A messy separation: a look at the frequency swings in SA during Saturday afternoon’s islanding event

On Saturday 13th of November, thunderstorms and strong winds caused multiple trips within South Australia’s transmission network and brought down a transmission tower that forms part of the Heywood interconnector – which links the region with Victoria. The loss of the interconnector meant that SA was ‘electrically islanded‘ from the rest of the NEM, this forced the curtailment of some rooftop solar PV systems across the state along with causing a handful of other operational issues.

If you’ve somehow missed our coverage, Paul’s play-by-play review of Saturday afternoon and Allan O’Neil’s investigation into the ensuing price spikes in the FCAS markets will help get you up to speed with the details and implications of Saturday’s events.

Today I’ve done a quick analysis of 5-second frequency data (courtesy of Solar Analytics) in SA and VIC to show the resulting swings in frequency after the region was disconnected.


A messy separation

Power systems in Australia, including the NEM, operate on a nominal frequency of 50Hz which would represent a perfect balance of supply and demand. In order for the system to operate safely and securely, it needs to operate at a frequency as close to 50Hz at all times.

In the NEM, the Normal Operating Frequency Band (NOFB) is the acceptable range of frequency under regular conditions and it is currently set at between 49.85Hz and 50.15Hz. If frequency strays too far outside of the range for too long, generators and other equipment may start disconnecting from the system in order to protect themselves against damage, which can then start a cascading effect, further causing system insecurity. During large unexpected events (e.g. the trip of an interconnector..), contingency mechanisms and other emergency schemes are used to arrest the variation and return the power system back to a safe operating frequency as quickly as possible while attempting to minimise consumer impact.

I’ve made the chart below using 5-second frequency data from hundreds of devices across SA and VIC. This has been trended over one hour to show the frequency separation between SA and VIC once the interconnector tripped.

SA and VIC frequency go their separate ways once Heywood trips, with SA taking the break-up a little harder than VIC.

Data Source: Solar Analytics

Frequency ranges shown are as defined by the AEMO.


A disturbance in the SA frequency can be noted at 4:39PM (NEM Time), around when the Heywood line went down. At the time, SA was exporting to VIC which is why you can see its frequency jump higher once the interconnection was lost. During the initial spike, SA frequency hit the limits of the contingency range, taking four minutes to be contained back to normal operating territory. Around 14 and a half minutes later, it rose back outside of the normal operating range.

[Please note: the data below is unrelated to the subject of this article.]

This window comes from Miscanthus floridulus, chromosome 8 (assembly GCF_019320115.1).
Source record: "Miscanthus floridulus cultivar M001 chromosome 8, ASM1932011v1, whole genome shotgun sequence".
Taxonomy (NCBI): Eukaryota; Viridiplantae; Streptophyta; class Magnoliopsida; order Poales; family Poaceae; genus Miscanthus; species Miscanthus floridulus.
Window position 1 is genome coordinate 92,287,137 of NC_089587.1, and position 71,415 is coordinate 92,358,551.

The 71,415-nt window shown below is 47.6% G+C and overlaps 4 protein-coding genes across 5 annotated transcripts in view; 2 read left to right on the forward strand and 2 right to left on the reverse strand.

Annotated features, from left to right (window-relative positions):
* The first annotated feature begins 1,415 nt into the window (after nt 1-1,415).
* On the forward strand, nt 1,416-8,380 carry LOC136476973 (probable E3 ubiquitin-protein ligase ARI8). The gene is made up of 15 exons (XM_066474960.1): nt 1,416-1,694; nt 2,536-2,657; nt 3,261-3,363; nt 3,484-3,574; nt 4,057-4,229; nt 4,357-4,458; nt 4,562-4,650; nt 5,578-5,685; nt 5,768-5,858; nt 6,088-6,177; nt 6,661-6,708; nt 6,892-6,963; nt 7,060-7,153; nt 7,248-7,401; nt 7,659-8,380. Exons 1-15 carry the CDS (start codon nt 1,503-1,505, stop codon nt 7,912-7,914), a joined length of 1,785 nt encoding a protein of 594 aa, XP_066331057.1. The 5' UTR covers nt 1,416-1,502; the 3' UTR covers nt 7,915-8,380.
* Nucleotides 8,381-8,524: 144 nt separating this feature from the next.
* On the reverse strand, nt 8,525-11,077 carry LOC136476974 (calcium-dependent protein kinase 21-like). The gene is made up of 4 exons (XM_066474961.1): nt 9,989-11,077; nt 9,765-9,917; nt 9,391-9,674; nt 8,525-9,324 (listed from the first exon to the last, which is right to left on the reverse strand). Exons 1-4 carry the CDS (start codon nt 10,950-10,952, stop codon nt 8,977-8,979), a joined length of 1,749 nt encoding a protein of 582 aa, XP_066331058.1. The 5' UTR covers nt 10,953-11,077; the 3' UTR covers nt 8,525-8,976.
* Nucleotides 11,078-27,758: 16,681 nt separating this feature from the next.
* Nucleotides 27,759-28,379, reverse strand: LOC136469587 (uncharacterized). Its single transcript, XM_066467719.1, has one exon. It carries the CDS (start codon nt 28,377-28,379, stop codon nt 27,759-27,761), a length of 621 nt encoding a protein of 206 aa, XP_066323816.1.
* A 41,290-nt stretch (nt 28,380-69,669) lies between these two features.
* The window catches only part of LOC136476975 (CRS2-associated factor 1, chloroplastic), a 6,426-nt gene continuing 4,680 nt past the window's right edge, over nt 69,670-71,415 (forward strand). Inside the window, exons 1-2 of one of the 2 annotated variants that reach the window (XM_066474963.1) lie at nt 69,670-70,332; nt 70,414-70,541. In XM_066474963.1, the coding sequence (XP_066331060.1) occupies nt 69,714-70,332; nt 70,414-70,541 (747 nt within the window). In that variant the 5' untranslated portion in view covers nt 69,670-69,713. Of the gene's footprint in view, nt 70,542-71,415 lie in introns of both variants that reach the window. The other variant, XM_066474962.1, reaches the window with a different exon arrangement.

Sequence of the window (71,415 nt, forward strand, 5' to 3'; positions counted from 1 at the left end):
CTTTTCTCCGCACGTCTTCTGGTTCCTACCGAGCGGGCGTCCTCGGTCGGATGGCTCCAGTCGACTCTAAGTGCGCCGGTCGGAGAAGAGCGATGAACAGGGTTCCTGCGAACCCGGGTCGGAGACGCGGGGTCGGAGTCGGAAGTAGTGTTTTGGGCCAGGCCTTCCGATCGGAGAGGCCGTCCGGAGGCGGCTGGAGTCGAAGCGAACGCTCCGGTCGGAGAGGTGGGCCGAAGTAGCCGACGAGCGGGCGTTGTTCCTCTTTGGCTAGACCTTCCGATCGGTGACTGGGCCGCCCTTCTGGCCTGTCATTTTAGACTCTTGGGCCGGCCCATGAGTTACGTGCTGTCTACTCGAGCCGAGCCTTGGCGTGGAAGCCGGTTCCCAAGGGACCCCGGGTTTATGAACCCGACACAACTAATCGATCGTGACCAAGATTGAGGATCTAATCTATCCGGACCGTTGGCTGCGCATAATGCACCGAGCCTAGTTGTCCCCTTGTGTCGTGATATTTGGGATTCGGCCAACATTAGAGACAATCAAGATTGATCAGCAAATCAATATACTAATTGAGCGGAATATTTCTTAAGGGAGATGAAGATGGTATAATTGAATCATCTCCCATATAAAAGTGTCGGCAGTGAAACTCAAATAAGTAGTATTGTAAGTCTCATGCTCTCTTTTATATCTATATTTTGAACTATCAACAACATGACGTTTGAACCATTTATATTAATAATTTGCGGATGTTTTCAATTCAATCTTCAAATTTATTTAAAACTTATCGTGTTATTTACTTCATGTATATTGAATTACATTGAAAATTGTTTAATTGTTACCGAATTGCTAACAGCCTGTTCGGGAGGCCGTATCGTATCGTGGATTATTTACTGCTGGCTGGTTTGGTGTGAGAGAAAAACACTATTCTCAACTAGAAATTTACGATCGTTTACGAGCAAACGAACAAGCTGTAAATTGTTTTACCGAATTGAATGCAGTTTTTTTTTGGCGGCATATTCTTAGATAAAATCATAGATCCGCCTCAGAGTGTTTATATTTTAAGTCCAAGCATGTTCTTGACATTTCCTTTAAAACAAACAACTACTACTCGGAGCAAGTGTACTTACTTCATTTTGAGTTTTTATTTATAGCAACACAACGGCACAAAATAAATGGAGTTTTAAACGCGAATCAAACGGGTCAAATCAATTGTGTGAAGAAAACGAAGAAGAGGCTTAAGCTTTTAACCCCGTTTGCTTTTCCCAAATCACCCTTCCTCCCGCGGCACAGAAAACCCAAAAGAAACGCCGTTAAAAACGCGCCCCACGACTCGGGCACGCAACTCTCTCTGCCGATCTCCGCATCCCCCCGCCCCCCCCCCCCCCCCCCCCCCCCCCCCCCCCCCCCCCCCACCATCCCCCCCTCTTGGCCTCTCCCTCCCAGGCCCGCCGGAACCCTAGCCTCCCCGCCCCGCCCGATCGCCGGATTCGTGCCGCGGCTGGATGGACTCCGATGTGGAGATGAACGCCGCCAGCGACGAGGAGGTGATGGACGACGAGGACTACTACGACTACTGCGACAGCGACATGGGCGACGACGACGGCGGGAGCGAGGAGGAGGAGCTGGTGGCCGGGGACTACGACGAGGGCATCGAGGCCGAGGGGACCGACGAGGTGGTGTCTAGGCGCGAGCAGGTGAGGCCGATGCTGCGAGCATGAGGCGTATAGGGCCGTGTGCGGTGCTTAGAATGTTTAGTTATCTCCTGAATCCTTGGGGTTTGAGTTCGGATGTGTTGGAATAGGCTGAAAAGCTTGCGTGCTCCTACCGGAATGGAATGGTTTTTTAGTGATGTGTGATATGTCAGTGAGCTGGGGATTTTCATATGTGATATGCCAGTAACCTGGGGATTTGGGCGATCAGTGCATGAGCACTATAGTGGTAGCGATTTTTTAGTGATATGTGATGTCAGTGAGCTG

Frequency Operating Standards

The AEMC defines operating standards for frequency during normal operation and for supply scarcity and other contingency events.

The standards, last amended in January 2022, include guidelines for acceptable bands during islanding events. For convenience, I’ve copied the relevant table from that document below.


The NEM’s mainland system frequency standards during islanding

Source: AEMC Frequency Operating Standards

On Saturday, frequency (at least at a 5-second cadence) does not appear to have strayed above the 51.0 Hz stabilisation limit within the first 2 minutes.. but a high-speed trace will undoubtedly show more detail.

The tortuous rebound..

In the chart below, I’ve extended out SA frequency into late Saturday evening to show the subsequent six and a half hours after the line went down.

SA frequency was still wandering outside of normal bounds more than 2 hours after the Heywood trip.

Data Source: Solar Analytics

Frequency ranges shown are as defined by the AEMO.


We can see that SA frequency continued to swing after the separation. This included a dip outside of the normal bounds between 6:40PM and 6:52PM (NEM Time), approximately two hours after the initial trip.

About the Author

Dan Lee
Dan Lee first started at Global-Roam in June 2013. He has departed (and returned) for a couple of stints overseas in that time, but rejoined our team permanently in late 2019. More recently, Dan's focus has been on growing his understanding of the market and developing his analytical capabilities. He is currently enrolled in the Master of Sustainable Energy program at the University of Queensland.

2 Comments on "A messy separation: a look at the frequency swings in SA during Saturday afternoon’s islanding event"

  1. Thanks Dan. Good analysis, but I’m not sure I’d agree with the headlines. These frequency traces seems remarkably good compared to previous separations. It would be worth comparing to reports on them in AEMO reports.

    Separation circumstances are always different, but I suspect we are seeing the beneficial effect of fast acting inverter equipment.

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